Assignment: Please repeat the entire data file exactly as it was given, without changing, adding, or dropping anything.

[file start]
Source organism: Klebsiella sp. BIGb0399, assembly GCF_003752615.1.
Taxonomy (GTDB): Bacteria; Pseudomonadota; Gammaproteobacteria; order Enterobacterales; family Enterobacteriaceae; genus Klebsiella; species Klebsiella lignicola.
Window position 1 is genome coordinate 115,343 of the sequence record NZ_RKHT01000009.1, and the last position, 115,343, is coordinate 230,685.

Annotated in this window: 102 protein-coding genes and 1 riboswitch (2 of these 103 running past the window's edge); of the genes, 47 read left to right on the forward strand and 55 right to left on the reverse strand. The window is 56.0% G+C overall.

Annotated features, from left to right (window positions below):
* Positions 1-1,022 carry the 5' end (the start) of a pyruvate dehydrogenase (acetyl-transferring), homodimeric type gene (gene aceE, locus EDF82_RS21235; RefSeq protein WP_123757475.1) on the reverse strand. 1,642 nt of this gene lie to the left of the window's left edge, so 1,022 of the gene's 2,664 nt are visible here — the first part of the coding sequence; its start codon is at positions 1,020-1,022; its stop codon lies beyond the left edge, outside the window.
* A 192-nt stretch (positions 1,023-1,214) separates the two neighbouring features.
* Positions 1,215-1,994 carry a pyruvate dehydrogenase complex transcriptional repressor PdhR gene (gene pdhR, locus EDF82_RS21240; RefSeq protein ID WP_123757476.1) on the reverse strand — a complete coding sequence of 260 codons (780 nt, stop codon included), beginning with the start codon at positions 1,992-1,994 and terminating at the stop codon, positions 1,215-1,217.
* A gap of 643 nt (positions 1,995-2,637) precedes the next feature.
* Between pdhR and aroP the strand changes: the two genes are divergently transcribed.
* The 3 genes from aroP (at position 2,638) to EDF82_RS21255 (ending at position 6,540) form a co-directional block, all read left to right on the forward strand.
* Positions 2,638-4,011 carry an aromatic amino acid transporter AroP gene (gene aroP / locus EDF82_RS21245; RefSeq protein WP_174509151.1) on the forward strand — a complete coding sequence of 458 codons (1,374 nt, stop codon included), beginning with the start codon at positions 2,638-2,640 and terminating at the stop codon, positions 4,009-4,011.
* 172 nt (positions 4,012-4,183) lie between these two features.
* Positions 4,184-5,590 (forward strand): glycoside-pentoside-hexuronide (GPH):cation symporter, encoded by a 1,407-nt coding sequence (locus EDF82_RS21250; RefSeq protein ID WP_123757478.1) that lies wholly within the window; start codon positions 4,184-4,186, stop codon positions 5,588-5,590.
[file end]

Source organism: Klebsiella sp. BIGb0399, assembly GCF_003752615.1.
Taxonomy (GTDB): Bacteria; Pseudomonadota; Gammaproteobacteria; order Enterobacterales; family Enterobacteriaceae; genus Klebsiella; species Klebsiella lignicola.
Window position 1 is genome coordinate 115,343 of the sequence record NZ_RKHT01000009.1, and the last position, 115,343, is coordinate 230,685.

Annotated in this window: 102 protein-coding genes and 1 riboswitch (2 of these 103 running past the window's edge); of the genes, 47 read left to right on the forward strand and 55 right to left on the reverse strand. The window is 56.0% G+C overall.

Annotated features, from left to right (window positions below):
* Positions 1-1,022 carry the 5' end (the start) of a pyruvate dehydrogenase (acetyl-transferring), homodimeric type gene (gene aceE, locus EDF82_RS21235; RefSeq protein WP_123757475.1) on the reverse strand. 1,642 nt of this gene lie to the left of the window's left edge, so 1,022 of the gene's 2,664 nt are visible here — the first part of the coding sequence; its start codon is at positions 1,020-1,022; its stop codon lies beyond the left edge, outside the window.
* A 192-nt stretch (positions 1,023-1,214) separates the two neighbouring features.
* Positions 1,215-1,994 carry a pyruvate dehydrogenase complex transcriptional repressor PdhR gene (gene pdhR, locus EDF82_RS21240; RefSeq protein ID WP_123757476.1) on the reverse strand — a complete coding sequence of 260 codons (780 nt, stop codon included), beginning with the start codon at positions 1,992-1,994 and terminating at the stop codon, positions 1,215-1,217.
* A gap of 643 nt (positions 1,995-2,637) precedes the next feature.
* Between pdhR and aroP the strand changes: the two genes are divergently transcribed.
* The 3 genes from aroP (at position 2,638) to EDF82_RS21255 (ending at position 6,540) form a co-directional block, all read left to right on the forward strand.
* Positions 2,638-4,011 carry an aromatic amino acid transporter AroP gene (gene aroP / locus EDF82_RS21245; RefSeq protein WP_174509151.1) on the forward strand — a complete coding sequence of 458 codons (1,374 nt, stop codon included), beginning with the start codon at positions 2,638-2,640 and terminating at the stop codon, positions 4,009-4,011.
* 172 nt (positions 4,012-4,183) lie between these two features.
* Positions 4,184-5,590 (forward strand): glycoside-pentoside-hexuronide (GPH):cation symporter, encoded by a 1,407-nt coding sequence (locus EDF82_RS21250; RefSeq protein ID WP_123757478.1) that lies wholly within the window; start codon positions 4,184-4,186, stop codon positions 5,588-5,590.